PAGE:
Artist Creates Daily Toast Designs Inspired By Japanese Traditions
For Japanese designer Manami Sasaki, making toast is a time to slow down and get creative. Every morning, she’s been using slices of bread as her canvas to create incredible breakfasts that look too pretty to eat.
The Decade Disney Won
The control Disney has on pop culture is kind of terrifying. Marvel’s superhero movies and Star Wars are two of—if not the—biggest franchises in the world. Add those to Pixar’s beloved library of films and its own perennially popular movies, and Disney is effectively in charge of what people watch.
How Small Business Owners Survived The Great Recession
Successful business owners employed a variety of strategies to make ends meet, from entering into strategic partnerships to significantly downsizing staff. When small business owners faced dramatic downward shifts in revenue, they had to get creative and, in some cases, make extremely difficult decisions.
The Controversy Behind Nike’s Vaporfly Running Shoe, Explained
Nike’s Vaporfly shoes have become a popular choice for both elite and amateur runners. But the shoes may soon be banned in professional competitions if World Athletics, the world governing body of track and field, decides they offer an unfair advantage.
The Complicated, Problematic Influence Of TripAdvisor Restaurant Reviews
The travel site is beloved and trusted by tourists — a fact some New York restaurants are exploiting however they can. While locals are more likely to turn to user-generated review sites like Foursquare, Yelp, or Google Maps to navigate the city’s shifting restaurant landscape, TripAdvisor holds considerable clout with international travelers.
OK Soda Marketing History: Not Good, Not Bad, Just OK
A quarter-century ago, a really big soda company attempted to subvert itself to reach Gen X. The problem? Coca-Cola’s OK Soda was a couple of decades too early. The story about The Coca Cola Company’s failed attempts to use irony, disenfranchisement, and disillusionment to sell us subpar soda.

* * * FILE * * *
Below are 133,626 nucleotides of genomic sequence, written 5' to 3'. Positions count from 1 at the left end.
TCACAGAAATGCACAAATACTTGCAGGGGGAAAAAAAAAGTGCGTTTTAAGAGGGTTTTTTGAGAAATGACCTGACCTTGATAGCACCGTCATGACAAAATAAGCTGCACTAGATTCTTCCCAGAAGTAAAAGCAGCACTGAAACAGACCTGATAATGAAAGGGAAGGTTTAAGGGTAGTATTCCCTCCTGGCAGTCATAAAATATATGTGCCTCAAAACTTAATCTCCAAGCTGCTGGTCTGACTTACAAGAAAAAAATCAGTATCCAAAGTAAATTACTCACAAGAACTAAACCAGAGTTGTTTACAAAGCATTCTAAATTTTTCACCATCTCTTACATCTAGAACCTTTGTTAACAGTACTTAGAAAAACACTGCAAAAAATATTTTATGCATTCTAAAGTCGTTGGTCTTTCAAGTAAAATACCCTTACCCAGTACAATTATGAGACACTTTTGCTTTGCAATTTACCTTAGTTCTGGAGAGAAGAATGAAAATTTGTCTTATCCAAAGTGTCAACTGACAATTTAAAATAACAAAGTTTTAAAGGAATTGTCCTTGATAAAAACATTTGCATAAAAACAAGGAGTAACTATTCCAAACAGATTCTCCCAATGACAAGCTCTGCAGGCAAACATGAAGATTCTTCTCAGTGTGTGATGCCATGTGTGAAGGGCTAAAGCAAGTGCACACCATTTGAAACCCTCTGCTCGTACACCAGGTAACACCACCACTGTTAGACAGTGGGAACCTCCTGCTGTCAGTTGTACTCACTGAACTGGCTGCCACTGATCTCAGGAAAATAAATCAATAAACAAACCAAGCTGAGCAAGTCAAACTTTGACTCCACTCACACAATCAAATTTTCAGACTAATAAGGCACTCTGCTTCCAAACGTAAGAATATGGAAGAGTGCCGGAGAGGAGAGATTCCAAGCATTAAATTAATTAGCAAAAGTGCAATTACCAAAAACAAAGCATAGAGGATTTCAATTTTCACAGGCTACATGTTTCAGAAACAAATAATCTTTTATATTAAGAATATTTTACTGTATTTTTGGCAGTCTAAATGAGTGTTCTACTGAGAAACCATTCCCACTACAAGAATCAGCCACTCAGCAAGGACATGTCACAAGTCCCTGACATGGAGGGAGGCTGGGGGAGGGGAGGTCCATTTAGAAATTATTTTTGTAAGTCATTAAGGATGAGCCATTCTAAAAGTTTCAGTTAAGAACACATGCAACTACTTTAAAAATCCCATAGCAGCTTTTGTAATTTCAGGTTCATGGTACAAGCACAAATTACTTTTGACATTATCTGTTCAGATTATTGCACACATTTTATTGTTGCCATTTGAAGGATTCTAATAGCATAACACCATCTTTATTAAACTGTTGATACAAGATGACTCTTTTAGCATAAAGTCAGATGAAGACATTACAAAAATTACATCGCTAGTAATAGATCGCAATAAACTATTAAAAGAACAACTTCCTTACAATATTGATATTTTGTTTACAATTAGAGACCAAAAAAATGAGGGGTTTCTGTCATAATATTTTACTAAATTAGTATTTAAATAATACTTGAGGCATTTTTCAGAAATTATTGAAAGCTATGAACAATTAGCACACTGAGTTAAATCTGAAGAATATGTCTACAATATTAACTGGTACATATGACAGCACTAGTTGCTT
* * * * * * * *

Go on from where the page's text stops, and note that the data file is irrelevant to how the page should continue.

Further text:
The Madness Of Airline Élite Status
When you fly a lot for work, as I do, you check your frequent-flier mile balance often, to provide data for competitive commiseration. Frequent fliers sometimes go to great lengths to keep their airline élite status, and those efforts are often completely out of proportion to the perks.
How Slack Ruined Work
Slack is a particularly “scary offender” in stopping people getting their work done because it encourages them to be constantly distracted. It’s scary because messenger-based systems directly tap into how humans seek to reward themselves, and the long term result is unhealthy.
To Defy The United States, Fidel Castro Built The World’s Greatest Ice Cream Parlor
When the United States announced a total embargo in 1962, cutting Cuba off from the American dairy market, Castro found himself the leader of a milk-free island that was too warm for dairy cows. Undaunted, he demanded, in 1966, the construction of the greatest ice cream parlor the world had ever seen. Visitors to Havana can still eat there today.
The Future Of Work Looks Like Staying Out Of The Office
About 24 percent of US workers employed full-time did “some or all” of their work at home, according to the most recent federal data available. Dozens of studies find remote workers happy and productive. Why not let them be?